PHP match Expression

The match Expression in PHP is a shorthand syntax for switch statements. It was introduced in PHP 8.0 and provides a simpler and more concise way to compare a value against multiple conditions.

Here is the syntax for the match function:

Here’s an example of how to use the match Expression to check if a number is positive, negative, or zero:

$num = 5;

$result = match(true) {
  $num > 0 => "positive",
  $num < 0 => "negative",
  default => "zero",

echo $result; // Output: "positive"

In the example above, we used the true keyword as the input value for the match Expression. This is because we’re not actually matching against a value, but rather comparing the input value against each of the conditions.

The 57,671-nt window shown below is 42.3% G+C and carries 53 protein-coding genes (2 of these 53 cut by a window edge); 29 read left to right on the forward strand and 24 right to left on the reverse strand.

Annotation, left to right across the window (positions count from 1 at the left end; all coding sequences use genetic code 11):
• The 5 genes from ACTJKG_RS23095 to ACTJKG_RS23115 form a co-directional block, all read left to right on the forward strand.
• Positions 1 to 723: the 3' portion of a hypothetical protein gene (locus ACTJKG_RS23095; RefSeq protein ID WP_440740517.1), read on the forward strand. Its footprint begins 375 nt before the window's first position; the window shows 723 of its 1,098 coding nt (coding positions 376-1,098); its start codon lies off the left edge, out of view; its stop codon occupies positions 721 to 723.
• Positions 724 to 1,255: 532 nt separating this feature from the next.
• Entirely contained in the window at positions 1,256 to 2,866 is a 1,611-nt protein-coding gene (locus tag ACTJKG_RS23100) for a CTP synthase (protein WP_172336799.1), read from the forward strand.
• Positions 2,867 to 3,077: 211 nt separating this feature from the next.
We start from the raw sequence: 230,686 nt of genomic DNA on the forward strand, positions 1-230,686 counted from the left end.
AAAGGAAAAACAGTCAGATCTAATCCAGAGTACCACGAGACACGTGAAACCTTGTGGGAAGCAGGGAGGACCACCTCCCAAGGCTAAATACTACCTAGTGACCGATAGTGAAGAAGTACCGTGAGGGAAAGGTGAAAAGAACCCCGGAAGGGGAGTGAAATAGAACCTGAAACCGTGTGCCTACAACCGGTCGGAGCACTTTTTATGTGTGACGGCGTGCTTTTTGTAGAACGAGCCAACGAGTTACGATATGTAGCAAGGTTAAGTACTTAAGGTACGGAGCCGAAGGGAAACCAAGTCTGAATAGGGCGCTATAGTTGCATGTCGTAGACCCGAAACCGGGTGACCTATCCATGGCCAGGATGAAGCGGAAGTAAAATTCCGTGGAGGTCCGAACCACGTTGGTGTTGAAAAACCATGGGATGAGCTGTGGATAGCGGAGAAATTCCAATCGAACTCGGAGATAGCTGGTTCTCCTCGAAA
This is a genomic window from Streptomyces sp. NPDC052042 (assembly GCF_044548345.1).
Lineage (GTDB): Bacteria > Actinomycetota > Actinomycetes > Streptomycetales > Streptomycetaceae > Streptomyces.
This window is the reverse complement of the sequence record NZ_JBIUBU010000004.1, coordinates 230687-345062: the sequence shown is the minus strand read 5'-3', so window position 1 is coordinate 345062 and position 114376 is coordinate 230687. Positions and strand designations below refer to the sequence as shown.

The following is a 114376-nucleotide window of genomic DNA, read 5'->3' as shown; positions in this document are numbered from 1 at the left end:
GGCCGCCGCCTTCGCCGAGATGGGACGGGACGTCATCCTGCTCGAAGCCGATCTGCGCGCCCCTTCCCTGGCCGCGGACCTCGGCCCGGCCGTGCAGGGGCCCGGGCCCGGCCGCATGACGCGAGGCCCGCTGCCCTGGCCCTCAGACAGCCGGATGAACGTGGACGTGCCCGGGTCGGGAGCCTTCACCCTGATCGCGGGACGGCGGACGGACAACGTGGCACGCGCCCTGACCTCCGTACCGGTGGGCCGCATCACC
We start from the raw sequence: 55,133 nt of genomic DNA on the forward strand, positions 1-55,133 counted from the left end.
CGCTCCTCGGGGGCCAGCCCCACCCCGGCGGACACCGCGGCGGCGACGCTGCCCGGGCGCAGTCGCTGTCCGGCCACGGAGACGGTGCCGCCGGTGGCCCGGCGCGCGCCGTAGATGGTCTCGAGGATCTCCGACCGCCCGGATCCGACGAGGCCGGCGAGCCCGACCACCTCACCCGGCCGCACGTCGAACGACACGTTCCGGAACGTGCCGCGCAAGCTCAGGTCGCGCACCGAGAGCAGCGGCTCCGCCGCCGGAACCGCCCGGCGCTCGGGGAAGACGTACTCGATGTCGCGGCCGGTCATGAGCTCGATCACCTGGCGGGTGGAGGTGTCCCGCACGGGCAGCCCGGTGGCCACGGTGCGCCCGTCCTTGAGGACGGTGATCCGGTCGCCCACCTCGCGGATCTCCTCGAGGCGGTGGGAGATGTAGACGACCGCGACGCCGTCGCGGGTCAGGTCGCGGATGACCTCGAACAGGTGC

We then used three cases to check whether the value of $num is greater than 0, less than 0, or equal to 0. If $num matches any of these conditions, the corresponding string (“positive”, “negative”, or “zero”) is returned.

If none of the cases match, the default case is executed, which simply returns the string “zero”.

Note that the match Expression is similar to the switch statement, but with some key differences. One difference is that match expressions can return values, while switch statements cannot. Additionally, match expressions use strict comparison (===) by default, while switch statements use loose comparison (==) by default.

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